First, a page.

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Daily Briefing

Deep buzz for the content-deprived

Every weekday, while you get showered and dressed, we pluck these dewy- fresh, breaking stories from the info-clogged byways of the datasphere. Pour yourself a cup of coffee and stoke up on everything you need to know, or at least enough to fake it.

Photographing Hiroshima, Fukushima And Everything In Between
Hiroyuki Ito, The New York Times | Photographing Hiroshima, Fukushima And Everything In Between | January 2, 2014

Kikujiro Fukushima’s life in photography took off when he promised to avenge the Hiroshima bombing. It was 1952, and Mr. Fukushima — a watchmaker, volunteer social worker and photographer — met Sugimatsu Nakamura, a 43-year-old fisherman, who was gravely ill from the atomic bomb’s effects.

“For the first two years I was too timid to photograph him,” Mr. Fukushima told me a few weeks ago. “But one day, he got on his knees, crying, and begged me.”

“Fukushima, can you please take revenge on the atomic bomb?”

“Yes, but how?”

“Take pictures of my pain and let the world know how terrible it is.”...

The Birds: Why The Passenger Pigeon Became Extinct
Jonathan Rosen, The New Yorker | The Birds: Why The Passenger Pigeon Became Extinct | January 2, 2014

In 1813, John James Audubon saw a flock—if that is what you call an agglomeration of birds moving at sixty miles an hour and obliterating the noonday sun—that was merely the advance guard of a multitude that took three days to pass. Alexander Wilson, the other great bird observer of the time, reckoned that a flock he saw contained 2,230,272,000 individuals...

Animal-Rights Activists Bully Dying Italian Girl
Barbie Latza Nadeau, The Daily Beast | Animal-Rights Activists Bully Dying Italian Girl | December 31, 2013

When 25-year-old veterinary student Caterina Simonsen posted an update on a Facebook page supporting the use of animals in medical research before Christmas, she was trying to say how lucky she felt to be alive.  The Padua native suffers from four rare genetic pulmonary diseases that require her to use breathing tubes and experimental medication to thin the mucus in her lungs in order to breathe.  Her extreme illness makes her quickly immune to treatments, and, as a result, she has been a human guinea pig in a host of medical trials as doctors search for ways to help her live longer.  At 18, her doctors told her she couldn’t be cured, but this year, she had survived another birthday and simply wanted to say thanks.  “I am 25 thanks to genuine research that includes experiments on animals.  Without research, I would have been dead at nine. You have gifted me a future.”...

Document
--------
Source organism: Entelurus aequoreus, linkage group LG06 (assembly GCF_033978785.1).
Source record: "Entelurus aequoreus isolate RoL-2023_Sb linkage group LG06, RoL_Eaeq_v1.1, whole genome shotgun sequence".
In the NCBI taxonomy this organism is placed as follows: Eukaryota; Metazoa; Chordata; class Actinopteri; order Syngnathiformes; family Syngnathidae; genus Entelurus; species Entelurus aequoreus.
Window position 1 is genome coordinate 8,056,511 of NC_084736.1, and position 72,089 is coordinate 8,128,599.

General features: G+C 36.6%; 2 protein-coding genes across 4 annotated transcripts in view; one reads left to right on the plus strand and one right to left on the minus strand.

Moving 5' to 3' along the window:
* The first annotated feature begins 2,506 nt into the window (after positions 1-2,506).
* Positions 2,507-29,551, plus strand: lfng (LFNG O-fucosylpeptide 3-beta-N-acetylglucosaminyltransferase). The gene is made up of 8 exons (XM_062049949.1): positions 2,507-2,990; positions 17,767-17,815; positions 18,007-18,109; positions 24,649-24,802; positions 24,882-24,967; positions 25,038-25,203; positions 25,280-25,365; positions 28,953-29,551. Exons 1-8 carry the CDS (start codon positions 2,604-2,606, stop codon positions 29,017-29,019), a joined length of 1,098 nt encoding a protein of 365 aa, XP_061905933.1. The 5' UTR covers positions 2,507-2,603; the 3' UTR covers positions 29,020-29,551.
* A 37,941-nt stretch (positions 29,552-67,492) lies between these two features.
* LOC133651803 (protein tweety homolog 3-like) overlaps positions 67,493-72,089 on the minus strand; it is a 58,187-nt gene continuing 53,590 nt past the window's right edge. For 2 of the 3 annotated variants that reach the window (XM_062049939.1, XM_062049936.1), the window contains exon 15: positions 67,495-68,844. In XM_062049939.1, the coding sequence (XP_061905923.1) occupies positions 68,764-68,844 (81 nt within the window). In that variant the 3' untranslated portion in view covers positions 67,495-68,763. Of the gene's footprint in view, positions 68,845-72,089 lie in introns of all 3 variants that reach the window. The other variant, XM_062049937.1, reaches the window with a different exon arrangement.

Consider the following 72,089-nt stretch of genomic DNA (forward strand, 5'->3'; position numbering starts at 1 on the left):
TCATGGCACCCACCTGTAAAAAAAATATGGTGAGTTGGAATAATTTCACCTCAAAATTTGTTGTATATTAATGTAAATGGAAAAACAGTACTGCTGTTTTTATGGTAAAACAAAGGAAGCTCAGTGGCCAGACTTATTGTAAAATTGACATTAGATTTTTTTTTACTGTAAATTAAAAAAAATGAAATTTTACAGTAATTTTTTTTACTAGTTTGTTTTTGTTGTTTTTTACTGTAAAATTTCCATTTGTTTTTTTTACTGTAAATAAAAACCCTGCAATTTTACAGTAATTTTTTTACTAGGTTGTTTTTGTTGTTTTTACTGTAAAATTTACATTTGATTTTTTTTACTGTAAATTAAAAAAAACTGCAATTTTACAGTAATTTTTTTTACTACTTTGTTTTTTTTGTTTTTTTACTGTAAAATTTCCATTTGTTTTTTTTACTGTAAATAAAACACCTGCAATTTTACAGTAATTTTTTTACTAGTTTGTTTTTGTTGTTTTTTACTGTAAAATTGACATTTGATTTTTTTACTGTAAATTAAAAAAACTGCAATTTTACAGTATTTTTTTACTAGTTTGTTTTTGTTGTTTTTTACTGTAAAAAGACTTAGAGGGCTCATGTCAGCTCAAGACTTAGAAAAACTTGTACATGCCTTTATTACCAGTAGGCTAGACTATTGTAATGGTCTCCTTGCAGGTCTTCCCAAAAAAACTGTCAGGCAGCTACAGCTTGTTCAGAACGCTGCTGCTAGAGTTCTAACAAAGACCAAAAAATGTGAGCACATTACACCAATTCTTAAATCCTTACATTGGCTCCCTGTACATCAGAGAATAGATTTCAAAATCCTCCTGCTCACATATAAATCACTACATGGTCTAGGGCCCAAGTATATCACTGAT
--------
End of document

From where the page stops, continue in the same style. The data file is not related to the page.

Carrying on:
Searching For Kristin, Or The Deeply Profound Sighting Of A Pile Of Rocks In The Woods
Jennifer Bendery, HuffingtonPost Blog | Searching For Kristin | December 31, 2013

With all these stories coming out about what happened in 2013 and what we'll remember -- in sum, the Pope and Jennifer Lawrence are awesome, Syria is a mess and Congress got totally pwned by the gun lobby -- it got me thinking about what the hell happened in my little world over the past year...

The Deaths You Missed This Year
Malcom Jones, Jimmy So, and Michael Moynihan, The Daily Beast | The Deaths You Missed This Year | December 31, 2013

You've already read the major obits. From Hitler's bodyguard to the godmother of burlesque, the human computer to the world's ugliest dog, the 2013 exits you may not have heard of...

The Mystery Of The Singing Mice
Rob Dunn, Smithsonian | The Mystery Of The Singing Mice | December 30, 2013

A scientist has discovered that high-pitched sounds made by the small rodents could actually be melodious songs...

The Year In Crazy
Tom Tomorrow, via Dailykos | The Year In Crazy | December 30, 2013

A highly subjective and woefully inadequate look back at the year in CRAZY...

A Deadly Mix In Benghazi
David D. Kirkpatrick, The New York Times | A Deadly Mix In Benghazi | December 29, 2013

Months of investigation by The New York Times, centered on extensive interviews with Libyans in Benghazi who had direct knowledge of the attack there and its context, turned up no evidence that Al Qaeda or other international terrorist groups had any role in the assault. The attack was led, instead, by fighters who had benefited directly from NATO’s extensive air power and logistics support during the uprising against Colonel Qaddafi. And contrary to claims by some members of Congress, it was fueled in large part by anger at an American-made video denigrating Islam...

Indian Family Sees Its History In A Shirt
Leslie Macmillan, The New York Times | Indian Family Sees Its History In A Shirt | December 28, 2013

Ten years ago, lost to drugs and alcohol, Karen Little Thunder moved back to the Rosebud Indian Reservation in South Dakota, where, she said, she saved her own life by reconnecting to her Lakota heritage, particularly the legacy of her great-great grandfather. He was Little Thunder, a Lakota leader and a contemporary of Crazy Horse, whose life spanned several decades central to the history of the tribe — from the battles it fought across the Great Plains to its resettlement on reservations...

The 52 Most Breathtaking Photos From Around The World This Year
The Huffington Post | The 52 Most Breathtaking Photos From Around The World This Year | December 27, 2013

Welcome to our special edition of "Moving Image," a roundup of the best photos from around the world this year.

The following images tell the story of the past 365 days' most compelling events, capturing happenstance moments and monumental occurrences all over the globe.

Our picks for 2013 are: